Canada, Fasken updates

Employment & Benefits

Contributed by Fasken
Thirty-month notice of termination ruling overturned
  • Canada
  • 16 October 2019

The Ontario Court of Appeal recently reaffirmed that the upper limit for reasonable notice remains 24 months, absent exceptional circumstances. This decision is a reminder of the importance of well-drafted employment contracts, particularly with regard to an employee's entitlements on termination.

If it looks like a farm and acts like a farm... it's a farm: farm worker exemption
  • Canada
  • 09 October 2019

Ontario's Divisional Court recently found that a farm's employees were exempt from the overtime provisions of the Employment Standards Act 2000. The court's decision is now the leading authority on the farm exemption and provides critical clarity to the farming community, which often relies on overtime work to produce agricultural products. It also provides guidance on the interpretation of employment standards legislation.

Upcoming federal elections: employees' right to vote
  • Canada
  • 02 October 2019

The Canada Elections Act provides that every employee who is an elector is entitled to three consecutive hours off work to vote. With election day looming, employers may be wondering what their obligations are towards their employees. This article sets out those obligations as well as employees' rights in this regard.

What's in a tweet? Employer does not have to pay settlement funds after grievor takes to Twitter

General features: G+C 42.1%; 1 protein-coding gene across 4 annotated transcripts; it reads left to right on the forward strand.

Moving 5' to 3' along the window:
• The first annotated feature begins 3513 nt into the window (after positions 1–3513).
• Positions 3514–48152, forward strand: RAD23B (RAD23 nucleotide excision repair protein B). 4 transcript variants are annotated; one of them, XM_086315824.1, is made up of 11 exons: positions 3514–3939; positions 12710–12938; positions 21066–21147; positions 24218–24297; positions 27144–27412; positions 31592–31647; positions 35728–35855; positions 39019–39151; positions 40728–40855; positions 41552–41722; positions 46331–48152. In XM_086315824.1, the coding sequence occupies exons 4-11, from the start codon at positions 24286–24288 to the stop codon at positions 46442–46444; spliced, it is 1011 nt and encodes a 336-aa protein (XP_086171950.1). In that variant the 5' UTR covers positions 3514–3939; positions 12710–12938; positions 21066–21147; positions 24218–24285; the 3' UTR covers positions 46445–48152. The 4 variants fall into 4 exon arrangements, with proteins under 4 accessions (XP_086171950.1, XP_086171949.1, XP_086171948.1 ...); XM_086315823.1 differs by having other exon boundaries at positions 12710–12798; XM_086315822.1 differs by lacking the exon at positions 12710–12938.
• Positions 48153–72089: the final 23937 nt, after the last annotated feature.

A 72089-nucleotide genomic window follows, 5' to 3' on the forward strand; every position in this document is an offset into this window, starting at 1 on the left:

• Canada
  • 25 September 2019

In a recent case, the arbitrator found that the employer need not pay the agreed settlement funds because the grievor's tweets breached the settlement's confidentiality provisions. This case is an important reminder of the significance of confidentiality in the settlement of labour disputes and the need to include clear and unequivocal confidentiality provisions in settlement agreements.

Constructively dismissed? Maybe, but get back to work
  • Canada
  • 18 September 2019

A recent decision reaffirms that employees must return to work following a constructive dismissal to mitigate the damages that they caused where doing so would not be embarrassing, humiliating or degrading. In such cases, employers should consider whether it is appropriate to re-offer an employee the opportunity to return to work following an allegation of constructive dismissal, as this could greatly limit the damages and their potential liability in litigation.

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